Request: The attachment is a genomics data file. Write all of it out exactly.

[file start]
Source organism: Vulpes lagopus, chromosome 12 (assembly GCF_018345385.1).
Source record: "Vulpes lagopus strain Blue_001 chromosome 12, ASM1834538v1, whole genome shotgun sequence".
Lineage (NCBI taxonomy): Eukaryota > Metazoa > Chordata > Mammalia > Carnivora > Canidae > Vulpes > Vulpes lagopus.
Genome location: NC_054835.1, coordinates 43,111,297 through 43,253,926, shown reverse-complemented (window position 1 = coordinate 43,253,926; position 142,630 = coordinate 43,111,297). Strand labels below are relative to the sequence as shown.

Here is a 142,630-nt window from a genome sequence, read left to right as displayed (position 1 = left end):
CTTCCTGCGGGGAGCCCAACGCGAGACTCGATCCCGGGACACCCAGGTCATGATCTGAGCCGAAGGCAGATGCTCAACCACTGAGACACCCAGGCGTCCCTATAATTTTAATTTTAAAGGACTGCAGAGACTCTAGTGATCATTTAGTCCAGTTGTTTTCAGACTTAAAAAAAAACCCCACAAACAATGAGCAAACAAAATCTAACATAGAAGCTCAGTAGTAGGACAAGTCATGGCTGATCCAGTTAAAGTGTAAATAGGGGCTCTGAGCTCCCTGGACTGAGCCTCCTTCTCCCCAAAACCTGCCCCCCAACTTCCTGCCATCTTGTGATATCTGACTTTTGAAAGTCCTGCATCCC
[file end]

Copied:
Source organism: Vulpes lagopus, chromosome 12 (assembly GCF_018345385.1).
Source record: "Vulpes lagopus strain Blue_001 chromosome 12, ASM1834538v1, whole genome shotgun sequence".
Lineage (NCBI taxonomy): Eukaryota > Metazoa > Chordata > Mammalia > Carnivora > Canidae > Vulpes > Vulpes lagopus.
Genome location: NC_054835.1, coordinates 43,111,297 through 43,253,926, shown reverse-complemented (window position 1 = coordinate 43,253,926; position 142,630 = coordinate 43,111,297). Strand labels below are relative to the sequence as shown.

Here is a 142,630-nt window from a genome sequence, read left to right as displayed (position 1 = left end):
CTTCCTGCGGGGAGCCCAACGCGAGACTCGATCCCGGGACACCCAGGTCATGATCTGAGCCGAAGGCAGATGCTCAACCACTGAGACACCCAGGCGTCCCTATAATTTTAATTTTAAAGGACTGCAGAGACTCTAGTGATCATTTAGTCCAGTTGTTTTCAGACTTAAAAAAAAACCCCACAAACAATGAGCAAACAAAATCTAACATAGAAGCTCAGTAGTAGGACAAGTCATGGCTGATCCAGTTAAAGTGTAAATAGGGGCTCTGAGCTCCCTGGACTGAGCCTCCTTCTCCCCAAAACCTGCCCCCCAACTTCCTGCCATCTTGTGATATCTGACTTTTGAAAGTCCTGCATCCC